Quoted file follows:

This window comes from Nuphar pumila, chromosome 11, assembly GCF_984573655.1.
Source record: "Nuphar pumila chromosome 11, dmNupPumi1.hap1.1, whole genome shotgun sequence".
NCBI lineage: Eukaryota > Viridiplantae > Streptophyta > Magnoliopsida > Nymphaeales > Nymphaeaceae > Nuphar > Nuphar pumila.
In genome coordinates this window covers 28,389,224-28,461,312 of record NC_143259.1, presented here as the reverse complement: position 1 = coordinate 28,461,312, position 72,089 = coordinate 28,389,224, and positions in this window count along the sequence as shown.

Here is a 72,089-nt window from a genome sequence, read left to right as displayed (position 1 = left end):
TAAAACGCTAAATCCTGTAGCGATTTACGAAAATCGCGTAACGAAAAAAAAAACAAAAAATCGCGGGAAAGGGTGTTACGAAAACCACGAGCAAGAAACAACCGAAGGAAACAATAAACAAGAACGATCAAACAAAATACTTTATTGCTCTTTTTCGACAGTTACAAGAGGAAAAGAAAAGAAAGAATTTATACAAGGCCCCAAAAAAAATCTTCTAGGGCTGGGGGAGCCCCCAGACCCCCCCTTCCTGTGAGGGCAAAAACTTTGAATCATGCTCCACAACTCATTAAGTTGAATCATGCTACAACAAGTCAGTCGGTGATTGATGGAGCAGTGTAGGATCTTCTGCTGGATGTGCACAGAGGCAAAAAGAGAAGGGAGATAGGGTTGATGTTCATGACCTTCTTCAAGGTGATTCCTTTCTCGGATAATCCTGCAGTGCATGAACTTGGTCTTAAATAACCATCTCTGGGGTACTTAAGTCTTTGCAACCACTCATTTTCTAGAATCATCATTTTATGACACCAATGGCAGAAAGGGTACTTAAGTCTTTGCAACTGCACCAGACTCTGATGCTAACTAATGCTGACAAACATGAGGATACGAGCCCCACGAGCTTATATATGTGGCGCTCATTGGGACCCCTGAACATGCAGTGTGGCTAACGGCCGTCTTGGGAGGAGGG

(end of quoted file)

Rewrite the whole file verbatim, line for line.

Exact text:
This window comes from Nuphar pumila, chromosome 11, assembly GCF_984573655.1.
Source record: "Nuphar pumila chromosome 11, dmNupPumi1.hap1.1, whole genome shotgun sequence".
NCBI lineage: Eukaryota > Viridiplantae > Streptophyta > Magnoliopsida > Nymphaeales > Nymphaeaceae > Nuphar > Nuphar pumila.
In genome coordinates this window covers 28,389,224-28,461,312 of record NC_143259.1, presented here as the reverse complement: position 1 = coordinate 28,461,312, position 72,089 = coordinate 28,389,224, and positions in this window count along the sequence as shown.

Here is a 72,089-nt window from a genome sequence, read left to right as displayed (position 1 = left end):
TAAAACGCTAAATCCTGTAGCGATTTACGAAAATCGCGTAACGAAAAAAAAAACAAAAAATCGCGGGAAAGGGTGTTACGAAAACCACGAGCAAGAAACAACCGAAGGAAACAATAAACAAGAACGATCAAACAAAATACTTTATTGCTCTTTTTCGACAGTTACAAGAGGAAAAGAAAAGAAAGAATTTATACAAGGCCCCAAAAAAAATCTTCTAGGGCTGGGGGAGCCCCCAGACCCCCCCTTCCTGTGAGGGCAAAAACTTTGAATCATGCTCCACAACTCATTAAGTTGAATCATGCTACAACAAGTCAGTCGGTGATTGATGGAGCAGTGTAGGATCTTCTGCTGGATGTGCACAGAGGCAAAAAGAGAAGGGAGATAGGGTTGATGTTCATGACCTTCTTCAAGGTGATTCCTTTCTCGGATAATCCTGCAGTGCATGAACTTGGTCTTAAATAACCATCTCTGGGGTACTTAAGTCTTTGCAACCACTCATTTTCTAGAATCATCATTTTATGACACCAATGGCAGAAAGGGTACTTAAGTCTTTGCAACTGCACCAGACTCTGATGCTAACTAATGCTGACAAACATGAGGATACGAGCCCCACGAGCTTATATATGTGGCGCTCATTGGGACCCCTGAACATGCAGTGTGGCTAACGGCCGTCTTGGGAGGAGGG